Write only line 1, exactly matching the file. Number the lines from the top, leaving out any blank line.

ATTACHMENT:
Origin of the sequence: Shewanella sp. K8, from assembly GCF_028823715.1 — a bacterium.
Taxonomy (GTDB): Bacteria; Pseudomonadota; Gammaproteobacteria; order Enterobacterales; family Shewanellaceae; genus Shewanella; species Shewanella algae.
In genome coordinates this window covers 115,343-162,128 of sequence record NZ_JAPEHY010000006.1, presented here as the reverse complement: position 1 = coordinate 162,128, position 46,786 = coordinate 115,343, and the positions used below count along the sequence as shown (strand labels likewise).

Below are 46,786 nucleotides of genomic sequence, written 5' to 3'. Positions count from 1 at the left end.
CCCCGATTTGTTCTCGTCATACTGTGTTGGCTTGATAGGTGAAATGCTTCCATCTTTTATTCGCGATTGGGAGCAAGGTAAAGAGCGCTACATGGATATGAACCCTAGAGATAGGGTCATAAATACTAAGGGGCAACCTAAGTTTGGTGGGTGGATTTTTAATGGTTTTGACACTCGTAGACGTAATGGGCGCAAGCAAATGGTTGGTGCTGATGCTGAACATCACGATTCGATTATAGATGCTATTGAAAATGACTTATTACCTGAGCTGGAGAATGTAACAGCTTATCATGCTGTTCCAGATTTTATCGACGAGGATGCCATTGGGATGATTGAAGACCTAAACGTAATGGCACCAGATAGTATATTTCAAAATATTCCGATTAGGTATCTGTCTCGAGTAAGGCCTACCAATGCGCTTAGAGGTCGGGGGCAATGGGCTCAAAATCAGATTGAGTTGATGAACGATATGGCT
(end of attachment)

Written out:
Origin of the sequence: Shewanella sp. K8, from assembly GCF_028823715.1 — a bacterium.